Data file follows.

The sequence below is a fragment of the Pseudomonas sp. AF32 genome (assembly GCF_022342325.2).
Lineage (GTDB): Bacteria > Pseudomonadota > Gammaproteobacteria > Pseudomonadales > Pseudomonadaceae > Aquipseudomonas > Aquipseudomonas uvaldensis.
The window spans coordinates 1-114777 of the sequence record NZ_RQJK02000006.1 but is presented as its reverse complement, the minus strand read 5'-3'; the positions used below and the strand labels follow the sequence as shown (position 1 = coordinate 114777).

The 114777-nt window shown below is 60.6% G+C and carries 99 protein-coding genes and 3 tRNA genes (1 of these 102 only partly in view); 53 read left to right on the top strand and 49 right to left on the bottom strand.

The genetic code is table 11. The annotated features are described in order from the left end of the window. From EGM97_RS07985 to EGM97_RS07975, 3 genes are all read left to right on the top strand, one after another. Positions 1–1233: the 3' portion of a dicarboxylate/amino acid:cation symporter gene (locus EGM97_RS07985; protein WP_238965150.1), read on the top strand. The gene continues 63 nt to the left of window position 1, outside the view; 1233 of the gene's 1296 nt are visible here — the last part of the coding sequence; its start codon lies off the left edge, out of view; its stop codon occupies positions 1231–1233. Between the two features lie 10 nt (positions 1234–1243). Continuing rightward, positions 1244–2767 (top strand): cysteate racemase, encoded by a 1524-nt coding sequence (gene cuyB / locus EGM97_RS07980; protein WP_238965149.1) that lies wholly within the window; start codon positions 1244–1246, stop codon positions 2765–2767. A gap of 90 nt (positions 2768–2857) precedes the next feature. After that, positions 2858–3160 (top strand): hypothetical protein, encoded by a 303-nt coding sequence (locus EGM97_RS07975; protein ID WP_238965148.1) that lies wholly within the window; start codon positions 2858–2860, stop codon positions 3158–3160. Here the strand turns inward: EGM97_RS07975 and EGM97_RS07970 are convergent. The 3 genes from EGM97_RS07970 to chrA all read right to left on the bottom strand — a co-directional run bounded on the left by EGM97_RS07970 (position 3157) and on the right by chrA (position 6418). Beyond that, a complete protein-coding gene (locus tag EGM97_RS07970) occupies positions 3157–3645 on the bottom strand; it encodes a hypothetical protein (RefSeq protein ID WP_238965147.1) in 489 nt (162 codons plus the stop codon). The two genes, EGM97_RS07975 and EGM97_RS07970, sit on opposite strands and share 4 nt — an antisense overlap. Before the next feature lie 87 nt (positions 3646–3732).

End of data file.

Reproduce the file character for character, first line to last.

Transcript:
The sequence below is a fragment of the Pseudomonas sp. AF32 genome (assembly GCF_022342325.2).
Lineage (GTDB): Bacteria > Pseudomonadota > Gammaproteobacteria > Pseudomonadales > Pseudomonadaceae > Aquipseudomonas > Aquipseudomonas uvaldensis.
The window spans coordinates 1-114777 of the sequence record NZ_RQJK02000006.1 but is presented as its reverse complement, the minus strand read 5'-3'; the positions used below and the strand labels follow the sequence as shown (position 1 = coordinate 114777).

The 114777-nt window shown below is 60.6% G+C and carries 99 protein-coding genes and 3 tRNA genes (1 of these 102 only partly in view); 53 read left to right on the top strand and 49 right to left on the bottom strand.

The genetic code is table 11. The annotated features are described in order from the left end of the window. From EGM97_RS07985 to EGM97_RS07975, 3 genes are all read left to right on the top strand, one after another. Positions 1–1233: the 3' portion of a dicarboxylate/amino acid:cation symporter gene (locus EGM97_RS07985; protein WP_238965150.1), read on the top strand. The gene continues 63 nt to the left of window position 1, outside the view; 1233 of the gene's 1296 nt are visible here — the last part of the coding sequence; its start codon lies off the left edge, out of view; its stop codon occupies positions 1231–1233. Between the two features lie 10 nt (positions 1234–1243). Continuing rightward, positions 1244–2767 (top strand): cysteate racemase, encoded by a 1524-nt coding sequence (gene cuyB / locus EGM97_RS07980; protein WP_238965149.1) that lies wholly within the window; start codon positions 1244–1246, stop codon positions 2765–2767. A gap of 90 nt (positions 2768–2857) precedes the next feature. After that, positions 2858–3160 (top strand): hypothetical protein, encoded by a 303-nt coding sequence (locus EGM97_RS07975; protein ID WP_238965148.1) that lies wholly within the window; start codon positions 2858–2860, stop codon positions 3158–3160. Here the strand turns inward: EGM97_RS07975 and EGM97_RS07970 are convergent. The 3 genes from EGM97_RS07970 to chrA all read right to left on the bottom strand — a co-directional run bounded on the left by EGM97_RS07970 (position 3157) and on the right by chrA (position 6418). Beyond that, a complete protein-coding gene (locus tag EGM97_RS07970) occupies positions 3157–3645 on the bottom strand; it encodes a hypothetical protein (RefSeq protein ID WP_238965147.1) in 489 nt (162 codons plus the stop codon). The two genes, EGM97_RS07975 and EGM97_RS07970, sit on opposite strands and share 4 nt — an antisense overlap. Before the next feature lie 87 nt (positions 3646–3732).